In a somber moment this night, Yelawolf grabbed one of those candles from atop the piano, asking everyone take a moment and put a lighter or their phone, or failing that their drink or even a pair of fingers in the sky, for all those who weren’t having as good a night as everyone who was at this show. The veterans and soldiers were some of the people he referenced; while a plea to get those who aren’t actually gangsters to stop acting like they are ended with him saying some of the most gangsta’ people he had known in his life were older men who didn’t have any ink on their skin. Those that lived in the woods of Alabama, the ones he knew growing up, such as his father. That set up “Pop the Trunk”, which was one of a few offerings they did from Trunk Muzik 0-60 this night.
As he showed off just how versatile he is (especially the diverse range of music that influenced him in his youth), he went from doing an acapella (partial) rendition of Garth Brooks’ “Friends in Low Places” to “Whole Lotta Love” by Led Zeppelin and Black Sabbath’s “War Pigs”, those latter two being mixed around his original, “I Wish”, effectively turning it into a medley.
They continued running through this set that consisted of two dozen songs, “Tennessee Love” being dedicated to “my lady” as YelaWolf phrased it, referring to Fefe Dobson, who would make an appearance a little later on in this 105-minute long set. He followed what he considered to be a more country song with one about heartbreak, aptly, “Heartbreak”; before removing the American flag from around the cow skull and draping it over the mic stand for the duration of “Johnny Cash”.
In advance of “Best Friend”, YelaWolf shared his story of first meeting Eminem, saying he was wondering, “Why me?” as far as getting that opportunity; saying that if any song of his summed up their relationship, it was that one that Eminem lent his voice to on the Love Story record.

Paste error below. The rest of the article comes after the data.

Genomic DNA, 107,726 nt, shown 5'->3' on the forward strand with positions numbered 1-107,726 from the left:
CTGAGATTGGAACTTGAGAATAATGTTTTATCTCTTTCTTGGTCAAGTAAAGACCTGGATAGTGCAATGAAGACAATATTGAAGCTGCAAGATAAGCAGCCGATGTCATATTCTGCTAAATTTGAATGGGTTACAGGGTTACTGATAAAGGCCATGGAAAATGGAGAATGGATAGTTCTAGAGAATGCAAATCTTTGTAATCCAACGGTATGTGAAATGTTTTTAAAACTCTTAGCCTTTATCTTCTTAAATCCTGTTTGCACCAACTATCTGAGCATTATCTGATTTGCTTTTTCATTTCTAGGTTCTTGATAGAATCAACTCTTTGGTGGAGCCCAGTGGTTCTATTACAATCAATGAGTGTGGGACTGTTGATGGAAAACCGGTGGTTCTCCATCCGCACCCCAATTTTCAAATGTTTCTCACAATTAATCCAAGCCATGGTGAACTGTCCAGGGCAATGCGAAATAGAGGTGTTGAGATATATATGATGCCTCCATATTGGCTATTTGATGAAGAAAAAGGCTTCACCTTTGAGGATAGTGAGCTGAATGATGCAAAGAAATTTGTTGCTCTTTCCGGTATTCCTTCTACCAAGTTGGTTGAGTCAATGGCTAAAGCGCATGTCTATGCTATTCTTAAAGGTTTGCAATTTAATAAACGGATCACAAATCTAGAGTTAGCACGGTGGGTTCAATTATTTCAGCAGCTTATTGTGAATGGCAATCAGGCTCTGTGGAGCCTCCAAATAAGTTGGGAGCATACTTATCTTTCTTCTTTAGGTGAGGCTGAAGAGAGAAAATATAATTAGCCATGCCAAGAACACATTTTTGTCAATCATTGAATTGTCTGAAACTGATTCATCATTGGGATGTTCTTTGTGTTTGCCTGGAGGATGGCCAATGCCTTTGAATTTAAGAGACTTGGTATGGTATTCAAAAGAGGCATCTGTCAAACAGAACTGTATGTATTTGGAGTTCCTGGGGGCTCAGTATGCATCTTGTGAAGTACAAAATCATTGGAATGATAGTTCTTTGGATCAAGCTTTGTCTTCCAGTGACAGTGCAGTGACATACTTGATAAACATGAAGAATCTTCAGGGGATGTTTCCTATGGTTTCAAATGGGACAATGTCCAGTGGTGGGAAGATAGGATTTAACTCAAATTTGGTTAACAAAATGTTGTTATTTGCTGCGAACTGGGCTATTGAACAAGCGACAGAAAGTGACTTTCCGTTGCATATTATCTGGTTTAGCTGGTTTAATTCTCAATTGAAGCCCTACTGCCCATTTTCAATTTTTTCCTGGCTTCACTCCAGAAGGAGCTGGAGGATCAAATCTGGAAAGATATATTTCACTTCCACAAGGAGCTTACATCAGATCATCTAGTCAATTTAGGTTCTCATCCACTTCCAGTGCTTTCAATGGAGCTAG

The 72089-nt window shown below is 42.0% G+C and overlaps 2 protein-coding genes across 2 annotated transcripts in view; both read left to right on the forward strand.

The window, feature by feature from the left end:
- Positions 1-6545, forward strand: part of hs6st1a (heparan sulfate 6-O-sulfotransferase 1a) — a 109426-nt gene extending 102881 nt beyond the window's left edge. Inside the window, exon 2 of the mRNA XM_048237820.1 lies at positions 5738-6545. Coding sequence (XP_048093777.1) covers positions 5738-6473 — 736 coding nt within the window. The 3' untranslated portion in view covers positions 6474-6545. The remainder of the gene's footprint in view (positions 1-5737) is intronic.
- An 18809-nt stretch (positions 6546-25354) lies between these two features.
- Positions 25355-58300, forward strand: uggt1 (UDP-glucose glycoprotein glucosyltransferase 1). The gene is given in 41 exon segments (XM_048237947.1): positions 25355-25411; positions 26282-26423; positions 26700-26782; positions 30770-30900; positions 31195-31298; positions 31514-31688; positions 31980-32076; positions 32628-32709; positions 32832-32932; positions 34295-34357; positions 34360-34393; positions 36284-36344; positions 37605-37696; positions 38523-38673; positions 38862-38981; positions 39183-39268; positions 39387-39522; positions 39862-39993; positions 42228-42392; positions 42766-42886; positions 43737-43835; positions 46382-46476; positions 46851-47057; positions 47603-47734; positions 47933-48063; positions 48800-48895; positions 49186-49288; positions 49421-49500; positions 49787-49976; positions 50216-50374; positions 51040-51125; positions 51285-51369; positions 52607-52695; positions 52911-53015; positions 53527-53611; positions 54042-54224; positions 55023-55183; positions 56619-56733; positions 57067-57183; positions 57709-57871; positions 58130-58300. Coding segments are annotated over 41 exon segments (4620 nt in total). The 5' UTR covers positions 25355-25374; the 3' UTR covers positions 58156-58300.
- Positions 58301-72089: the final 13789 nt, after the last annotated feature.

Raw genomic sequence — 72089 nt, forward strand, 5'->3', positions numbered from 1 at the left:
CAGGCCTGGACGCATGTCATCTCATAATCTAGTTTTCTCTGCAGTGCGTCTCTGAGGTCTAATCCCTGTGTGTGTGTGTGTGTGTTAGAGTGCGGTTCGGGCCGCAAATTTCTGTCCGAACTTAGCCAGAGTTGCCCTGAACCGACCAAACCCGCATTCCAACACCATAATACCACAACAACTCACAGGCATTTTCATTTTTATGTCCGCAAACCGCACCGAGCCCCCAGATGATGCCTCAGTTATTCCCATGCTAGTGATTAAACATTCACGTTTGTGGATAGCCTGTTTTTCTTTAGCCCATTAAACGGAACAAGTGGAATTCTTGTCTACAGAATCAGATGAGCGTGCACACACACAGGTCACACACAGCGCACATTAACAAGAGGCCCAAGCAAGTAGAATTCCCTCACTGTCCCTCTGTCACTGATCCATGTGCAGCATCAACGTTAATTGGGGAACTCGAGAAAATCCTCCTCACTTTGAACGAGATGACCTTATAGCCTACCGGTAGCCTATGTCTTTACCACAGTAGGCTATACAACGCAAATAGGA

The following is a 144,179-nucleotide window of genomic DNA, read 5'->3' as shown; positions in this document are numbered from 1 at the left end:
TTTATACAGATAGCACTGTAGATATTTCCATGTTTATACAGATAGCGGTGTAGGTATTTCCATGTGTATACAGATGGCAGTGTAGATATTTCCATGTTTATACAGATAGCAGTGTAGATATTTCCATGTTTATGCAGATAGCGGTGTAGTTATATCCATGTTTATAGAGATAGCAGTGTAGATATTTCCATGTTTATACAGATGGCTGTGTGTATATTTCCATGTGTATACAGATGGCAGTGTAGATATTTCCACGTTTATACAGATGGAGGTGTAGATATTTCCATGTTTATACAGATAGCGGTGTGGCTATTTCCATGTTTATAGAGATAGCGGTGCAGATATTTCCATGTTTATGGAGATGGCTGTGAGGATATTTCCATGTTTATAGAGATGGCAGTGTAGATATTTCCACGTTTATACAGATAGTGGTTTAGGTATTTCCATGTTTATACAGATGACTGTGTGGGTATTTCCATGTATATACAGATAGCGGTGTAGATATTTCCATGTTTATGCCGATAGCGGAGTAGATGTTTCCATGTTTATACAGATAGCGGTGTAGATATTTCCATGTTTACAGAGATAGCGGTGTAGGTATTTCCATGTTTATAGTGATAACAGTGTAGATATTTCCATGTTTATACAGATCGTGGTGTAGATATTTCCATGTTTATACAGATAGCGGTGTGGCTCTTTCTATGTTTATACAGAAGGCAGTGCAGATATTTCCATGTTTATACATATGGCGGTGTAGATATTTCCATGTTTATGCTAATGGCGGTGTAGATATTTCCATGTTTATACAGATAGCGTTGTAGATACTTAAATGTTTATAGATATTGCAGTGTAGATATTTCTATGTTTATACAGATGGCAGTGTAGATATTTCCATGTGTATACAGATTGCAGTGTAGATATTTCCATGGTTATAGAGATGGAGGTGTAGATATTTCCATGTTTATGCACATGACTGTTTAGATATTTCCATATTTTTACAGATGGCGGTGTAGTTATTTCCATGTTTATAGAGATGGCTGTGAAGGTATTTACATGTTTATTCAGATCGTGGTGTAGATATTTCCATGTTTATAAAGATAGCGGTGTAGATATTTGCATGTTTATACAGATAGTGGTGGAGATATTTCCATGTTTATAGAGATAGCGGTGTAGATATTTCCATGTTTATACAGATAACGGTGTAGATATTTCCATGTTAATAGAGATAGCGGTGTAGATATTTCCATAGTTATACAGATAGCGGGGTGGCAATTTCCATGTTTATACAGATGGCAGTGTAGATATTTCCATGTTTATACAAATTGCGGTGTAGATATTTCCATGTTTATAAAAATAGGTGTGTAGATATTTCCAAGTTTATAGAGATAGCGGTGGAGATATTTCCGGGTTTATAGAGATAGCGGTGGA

The American flag now rested on YelaWolf’s shoulders; and with just a couple songs left, he gave a loving speech, saying, “…She always has my back…”, when welcoming Dobson out on stage. She provided some backing vocals during “Devil in My Veins”, as they brought this show to a more relaxed end, Bones using an acoustic guitar not only on it but “Till it’s Gone” as well.
The lot of them stood arms around one another, bowing and thanking the crowd for the wonderful night.
Many thought that was it, rushing for the doors in hopes to beat the worst of the traffic out, though those that stuck around were rewarded with the lone encore, as they returned to play the fourth single spawned from Love Story, “American You”, the crowd often chanting along to each “Fuck you, too.”
As I said, given how long this tour has been going on, with nearly forty shows having been played counting this one, there was never any sign of wear and tear this night. That was pretty impressive, to see YelaWolf get up there and still hit with such ferocity and at times an “I don’t give a fuck” type attitude, yet he did. Everything was done not just because it was his passion at a craft he so clearly enjoys and excels at, but because people had come out to see him. It was all for the fans and giving them the best possible show that they could. You’ve got to respect that.
I’m certainly not the biggest hip-hop fan, though it was nice hearing the few songs of his I was familiar with as well as getting turned on to some others in the process. And if this is Chapter I of The Love Story Tour, one has to wonder, “When will Chapter II take place?”I think quite a few people are already ready for it.